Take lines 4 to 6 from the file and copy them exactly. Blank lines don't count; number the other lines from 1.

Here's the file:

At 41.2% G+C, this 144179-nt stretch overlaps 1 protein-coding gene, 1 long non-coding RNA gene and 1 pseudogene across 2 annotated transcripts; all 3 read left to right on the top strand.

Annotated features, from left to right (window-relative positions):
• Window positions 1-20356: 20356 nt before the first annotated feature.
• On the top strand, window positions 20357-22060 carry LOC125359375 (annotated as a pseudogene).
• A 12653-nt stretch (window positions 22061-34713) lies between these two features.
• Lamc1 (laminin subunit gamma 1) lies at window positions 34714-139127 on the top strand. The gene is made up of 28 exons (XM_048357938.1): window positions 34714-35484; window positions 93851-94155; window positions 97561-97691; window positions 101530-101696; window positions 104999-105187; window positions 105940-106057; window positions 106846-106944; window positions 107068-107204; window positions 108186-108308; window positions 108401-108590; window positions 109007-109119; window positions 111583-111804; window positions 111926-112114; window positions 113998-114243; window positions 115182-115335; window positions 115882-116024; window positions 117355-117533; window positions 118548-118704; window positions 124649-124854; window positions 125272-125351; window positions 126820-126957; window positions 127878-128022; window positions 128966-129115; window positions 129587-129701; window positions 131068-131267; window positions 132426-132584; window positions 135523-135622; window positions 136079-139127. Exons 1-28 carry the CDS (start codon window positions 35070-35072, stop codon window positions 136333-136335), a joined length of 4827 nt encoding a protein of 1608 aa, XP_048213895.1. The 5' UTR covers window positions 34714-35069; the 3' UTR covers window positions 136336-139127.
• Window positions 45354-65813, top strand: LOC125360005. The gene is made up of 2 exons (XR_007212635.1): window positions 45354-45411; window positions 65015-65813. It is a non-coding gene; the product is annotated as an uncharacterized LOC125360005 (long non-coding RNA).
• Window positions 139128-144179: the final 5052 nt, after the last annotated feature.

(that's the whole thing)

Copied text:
• On the top strand, window positions 20357-22060 carry LOC125359375 (annotated as a pseudogene).
• A 12653-nt stretch (window positions 22061-34713) lies between these two features.
• Lamc1 (laminin subunit gamma 1) lies at window positions 34714-139127 on the top strand. The gene is made up of 28 exons (XM_048357938.1): window positions 34714-35484; window positions 93851-94155; window positions 97561-97691; window positions 101530-101696; window positions 104999-105187; window positions 105940-106057; window positions 106846-106944; window positions 107068-107204; window positions 108186-108308; window positions 108401-108590; window positions 109007-109119; window positions 111583-111804; window positions 111926-112114; window positions 113998-114243; window positions 115182-115335; window positions 115882-116024; window positions 117355-117533; window positions 118548-118704; window positions 124649-124854; window positions 125272-125351; window positions 126820-126957; window positions 127878-128022; window positions 128966-129115; window positions 129587-129701; window positions 131068-131267; window positions 132426-132584; window positions 135523-135622; window positions 136079-139127. Exons 1-28 carry the CDS (start codon window positions 35070-35072, stop codon window positions 136333-136335), a joined length of 4827 nt encoding a protein of 1608 aa, XP_048213895.1. The 5' UTR covers window positions 34714-35069; the 3' UTR covers window positions 136336-139127.